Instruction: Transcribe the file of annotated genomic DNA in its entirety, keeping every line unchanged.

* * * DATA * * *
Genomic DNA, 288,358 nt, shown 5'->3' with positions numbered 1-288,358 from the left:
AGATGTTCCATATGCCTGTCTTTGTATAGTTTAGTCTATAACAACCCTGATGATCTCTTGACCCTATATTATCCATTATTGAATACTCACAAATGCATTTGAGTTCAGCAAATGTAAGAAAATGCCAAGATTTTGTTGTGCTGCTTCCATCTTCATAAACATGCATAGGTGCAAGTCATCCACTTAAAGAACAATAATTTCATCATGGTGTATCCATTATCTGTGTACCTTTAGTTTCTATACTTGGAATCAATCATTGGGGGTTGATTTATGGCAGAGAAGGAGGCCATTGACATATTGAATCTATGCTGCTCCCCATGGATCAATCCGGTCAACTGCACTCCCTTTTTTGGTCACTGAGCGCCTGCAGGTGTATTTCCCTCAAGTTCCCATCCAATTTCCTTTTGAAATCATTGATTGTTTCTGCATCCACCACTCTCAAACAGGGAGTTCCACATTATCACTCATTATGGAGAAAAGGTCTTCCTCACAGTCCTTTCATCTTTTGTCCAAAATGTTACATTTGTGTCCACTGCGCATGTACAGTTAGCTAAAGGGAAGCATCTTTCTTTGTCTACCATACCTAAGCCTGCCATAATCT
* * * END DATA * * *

Genomic DNA, 288,358 nt, shown 5'->3' with positions numbered 1-288,358 from the left:
AGATGTTCCATATGCCTGTCTTTGTATAGTTTAGTCTATAACAACCCTGATGATCTCTTGACCCTATATTATCCATTATTGAATACTCACAAATGCATTTGAGTTCAGCAAATGTAAGAAAATGCCAAGATTTTGTTGTGCTGCTTCCATCTTCATAAACATGCATAGGTGCAAGTCATCCACTTAAAGAACAATAATTTCATCATGGTGTATCCATTATCTGTGTACCTTTAGTTTCTATACTTGGAATCAATCATTGGGGGTTGATTTATGGCAGAGAAGGAGGCCATTGACATATTGAATCTATGCTGCTCCCCATGGATCAATCCGGTCAACTGCACTCCCTTTTTTGGTCACTGAGCGCCTGCAGGTGTATTTCCCTCAAGTTCCCATCCAATTTCCTTTTGAAATCATTGATTGTTTCTGCATCCACCACTCTCAAACAGGGAGTTCCACATTATCACTCATTATGGAGAAAAGGTCTTCCTCACAGTCCTTTCATCTTTTGTCCAAAATGTTACATTTGTGTCCACTGCGCATGTACAGTTAGCTAAAGGGAAGCATCTTTCTTTGTCTACCATACCTAAGCCTGCCATAATCT